Fact or Myth? The Animals of Halloween

Halloween is fast becoming a favourite holiday here in the UK, with many of us throwing parties, dressing up, playing games and enjoying delicious sweets and treats. It is also a holiday with lots of creepy wildlife associated with it; from toads, to bats, owls and spiders... but just how creepy are they? Let's have a sneaky peek into what these animals are really up to at this time of year; warning: this might dispel a few myths!

Bats: are they out for blood?

It's true – blood sucking Vampire Bats exist. They do not, however, feed on us mere mortals but instead prefer chickens and cows. They also only live in Latin America, using echolocation to find their prey as their eyesight is not great. I suppose they look scary because of their odd shaped face and beady red eyes. However, I think it's safe to say that these facial attributes do serve a purpose greater than evoking a fright; they help capture sound waves bouncing off prey and other objects and funnel those waves to the bat's ears.

Their presence is most notable at this time of year, again not because it is Halloween, but because it is the time of year when they enter into hibernation in caves or hollow trees.

Spiders: is there really a need to go into a blind panic?

Spiders, with their multiple limbs and eyes, are often the creatures of nightmares and seem to dominate the Halloween decoration isles. Their venomous fangs and frosty webs do not do anything for their street cred! Even though they might look scary, spiders are actually extremely beneficial predators of all sorts of insect pests and only a handful (in theory) in the whole World are considered strong enough to hurt people.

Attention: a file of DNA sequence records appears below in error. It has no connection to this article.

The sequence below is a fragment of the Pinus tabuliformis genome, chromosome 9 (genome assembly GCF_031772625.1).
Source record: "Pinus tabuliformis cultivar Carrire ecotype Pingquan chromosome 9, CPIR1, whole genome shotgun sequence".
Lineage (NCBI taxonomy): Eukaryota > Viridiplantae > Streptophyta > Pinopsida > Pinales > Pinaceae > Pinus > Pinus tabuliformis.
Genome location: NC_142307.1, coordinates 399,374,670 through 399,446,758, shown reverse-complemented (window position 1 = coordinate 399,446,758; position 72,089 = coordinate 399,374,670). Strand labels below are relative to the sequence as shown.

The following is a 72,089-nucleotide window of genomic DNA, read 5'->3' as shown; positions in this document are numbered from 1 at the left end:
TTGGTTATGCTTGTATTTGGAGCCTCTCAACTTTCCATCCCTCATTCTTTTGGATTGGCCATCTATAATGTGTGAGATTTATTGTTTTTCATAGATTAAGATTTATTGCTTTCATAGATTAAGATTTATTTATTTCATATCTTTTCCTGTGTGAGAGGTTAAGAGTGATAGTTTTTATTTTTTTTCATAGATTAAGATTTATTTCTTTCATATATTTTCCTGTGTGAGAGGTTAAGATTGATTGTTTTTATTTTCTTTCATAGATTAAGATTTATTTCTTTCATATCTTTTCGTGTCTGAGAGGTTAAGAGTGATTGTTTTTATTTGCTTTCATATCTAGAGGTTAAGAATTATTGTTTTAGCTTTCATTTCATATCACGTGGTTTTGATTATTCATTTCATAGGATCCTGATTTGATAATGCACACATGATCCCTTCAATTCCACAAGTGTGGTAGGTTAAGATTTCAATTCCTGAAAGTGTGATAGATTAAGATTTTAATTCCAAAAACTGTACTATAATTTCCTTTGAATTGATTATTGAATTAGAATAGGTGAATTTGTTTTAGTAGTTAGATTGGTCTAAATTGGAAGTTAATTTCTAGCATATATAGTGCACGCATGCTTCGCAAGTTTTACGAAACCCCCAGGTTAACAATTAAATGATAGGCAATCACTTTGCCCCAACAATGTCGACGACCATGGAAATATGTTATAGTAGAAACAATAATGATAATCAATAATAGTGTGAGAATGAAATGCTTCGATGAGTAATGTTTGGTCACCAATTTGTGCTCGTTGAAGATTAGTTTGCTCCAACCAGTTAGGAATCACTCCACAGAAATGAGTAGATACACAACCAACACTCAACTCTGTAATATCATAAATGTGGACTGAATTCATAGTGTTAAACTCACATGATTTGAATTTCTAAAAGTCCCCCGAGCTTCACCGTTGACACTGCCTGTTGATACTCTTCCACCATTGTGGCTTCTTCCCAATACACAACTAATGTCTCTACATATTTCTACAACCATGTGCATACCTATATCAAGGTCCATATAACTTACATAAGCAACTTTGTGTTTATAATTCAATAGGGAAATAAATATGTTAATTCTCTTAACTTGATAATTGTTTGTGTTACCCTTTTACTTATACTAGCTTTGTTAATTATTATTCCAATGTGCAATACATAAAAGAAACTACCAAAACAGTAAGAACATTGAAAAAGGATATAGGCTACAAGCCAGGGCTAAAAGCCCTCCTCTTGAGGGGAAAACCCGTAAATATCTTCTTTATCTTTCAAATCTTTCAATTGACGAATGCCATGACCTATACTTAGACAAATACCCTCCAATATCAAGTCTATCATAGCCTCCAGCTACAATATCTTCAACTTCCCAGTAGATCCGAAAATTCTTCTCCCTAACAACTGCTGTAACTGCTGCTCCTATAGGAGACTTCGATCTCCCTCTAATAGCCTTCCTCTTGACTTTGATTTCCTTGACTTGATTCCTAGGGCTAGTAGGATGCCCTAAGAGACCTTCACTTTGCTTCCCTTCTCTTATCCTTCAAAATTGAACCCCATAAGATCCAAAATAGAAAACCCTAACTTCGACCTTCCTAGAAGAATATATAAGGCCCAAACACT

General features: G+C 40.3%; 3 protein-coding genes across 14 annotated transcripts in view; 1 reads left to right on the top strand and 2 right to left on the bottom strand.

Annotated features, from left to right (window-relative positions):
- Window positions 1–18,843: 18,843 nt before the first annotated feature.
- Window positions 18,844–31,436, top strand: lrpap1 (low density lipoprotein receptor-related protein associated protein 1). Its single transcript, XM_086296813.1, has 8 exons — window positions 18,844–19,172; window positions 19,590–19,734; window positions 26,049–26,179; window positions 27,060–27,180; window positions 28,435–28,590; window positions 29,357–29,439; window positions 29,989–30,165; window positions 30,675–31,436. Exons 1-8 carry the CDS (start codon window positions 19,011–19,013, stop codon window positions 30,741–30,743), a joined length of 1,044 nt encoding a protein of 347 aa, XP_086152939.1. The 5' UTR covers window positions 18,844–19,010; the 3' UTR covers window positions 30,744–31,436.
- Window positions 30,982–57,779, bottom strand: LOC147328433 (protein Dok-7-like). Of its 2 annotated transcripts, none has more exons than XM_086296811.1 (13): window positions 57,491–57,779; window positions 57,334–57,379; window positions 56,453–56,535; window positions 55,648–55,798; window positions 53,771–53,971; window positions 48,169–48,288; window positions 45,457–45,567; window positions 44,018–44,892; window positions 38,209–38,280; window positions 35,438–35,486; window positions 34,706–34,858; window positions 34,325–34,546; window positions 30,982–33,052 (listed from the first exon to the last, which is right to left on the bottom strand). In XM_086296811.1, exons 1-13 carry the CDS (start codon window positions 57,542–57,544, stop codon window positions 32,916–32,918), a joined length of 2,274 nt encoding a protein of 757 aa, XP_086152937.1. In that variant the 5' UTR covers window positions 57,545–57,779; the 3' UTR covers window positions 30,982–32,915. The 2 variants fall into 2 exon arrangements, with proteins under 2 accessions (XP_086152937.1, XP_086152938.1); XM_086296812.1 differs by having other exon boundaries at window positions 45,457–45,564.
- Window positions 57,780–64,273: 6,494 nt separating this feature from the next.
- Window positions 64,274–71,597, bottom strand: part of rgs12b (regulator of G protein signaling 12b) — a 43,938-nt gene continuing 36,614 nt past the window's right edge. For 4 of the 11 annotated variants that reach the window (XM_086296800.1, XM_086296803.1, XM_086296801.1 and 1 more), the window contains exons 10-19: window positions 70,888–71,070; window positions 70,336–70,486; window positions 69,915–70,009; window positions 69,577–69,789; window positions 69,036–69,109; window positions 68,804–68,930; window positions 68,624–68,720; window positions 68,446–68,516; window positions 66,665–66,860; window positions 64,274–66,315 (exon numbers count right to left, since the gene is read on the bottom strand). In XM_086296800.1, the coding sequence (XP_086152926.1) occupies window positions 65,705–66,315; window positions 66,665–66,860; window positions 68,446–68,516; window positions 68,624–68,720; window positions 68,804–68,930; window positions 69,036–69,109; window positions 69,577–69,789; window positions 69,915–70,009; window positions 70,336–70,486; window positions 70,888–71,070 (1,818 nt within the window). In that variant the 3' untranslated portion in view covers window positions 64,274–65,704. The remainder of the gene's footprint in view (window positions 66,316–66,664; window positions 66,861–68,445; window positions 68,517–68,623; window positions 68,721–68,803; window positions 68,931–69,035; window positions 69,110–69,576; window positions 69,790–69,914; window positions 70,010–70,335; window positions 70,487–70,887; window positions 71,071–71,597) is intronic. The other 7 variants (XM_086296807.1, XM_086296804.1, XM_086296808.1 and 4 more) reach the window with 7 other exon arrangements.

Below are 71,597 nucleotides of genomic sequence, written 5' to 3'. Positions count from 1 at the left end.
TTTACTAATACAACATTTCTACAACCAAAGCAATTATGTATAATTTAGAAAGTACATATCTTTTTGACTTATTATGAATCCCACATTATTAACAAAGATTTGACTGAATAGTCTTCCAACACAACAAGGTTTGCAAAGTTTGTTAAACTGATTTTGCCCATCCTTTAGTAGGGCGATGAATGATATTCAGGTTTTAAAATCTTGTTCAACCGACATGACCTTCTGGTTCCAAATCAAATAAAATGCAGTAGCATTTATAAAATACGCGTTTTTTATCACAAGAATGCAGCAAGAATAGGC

By Halloween, you'll see more spiders as males are searching for their mates and for the warmth of our homes, while female spiders are guarding egg sacks which hold the next generation.

Toads: will they give you warts?

Toads are not just for witches, they are important environmental indicators. More so in the States, you can tell whether you live in an unhealthy environment due its toad count! All amphibians are susceptible to environmental toxins because of their sensitive skin and are some of the first species to die out in polluted areas. If you have a healthy toad population, it's a good sign that your neighbourhood is fairly unpolluted.

You may be surprised to also hear that, no, you cannot catch warts from touching a toad. Whilst they are tenacious pest predators in the summer, they do deep into underground hibernation around Halloween and don't emerge until spring. So if you see a lot of toads around this 31st October, just remember that they are only seeking a comfy bed and not your fingers!

Wolves: the howls of a horror movie.

The howl of the wolf can cause heart-rending terror and stop us in our tracks, but they do not eat people! Whilst they may hunt larger prey, such as deer, our bony bods are not top of their food list!

Wolves seem to have been glorified throughout history and modern media, but the real life wild canines are neither hounds from hell or spiritual guides.

Snakes: pure evil?

Contrary to belief, snakes are not the devil in disguise, symbolic of hate and evil. They are, if anything, incredibly beautiful beings, ancient and agile. I guess many people fear snakes as they are decidedly non-human with their slithering, legless bodies, forked tongues and lidless eyes. The only time a snake will try to bite is if it is startled or feels threatened; instead, natural reaction of all snakes to people is to get away or hide.

So, now you know the truth about Halloween wildlife, ever thought about hiring an 'animal man' for your 31st October celebrations? It could be a HOOT of a night!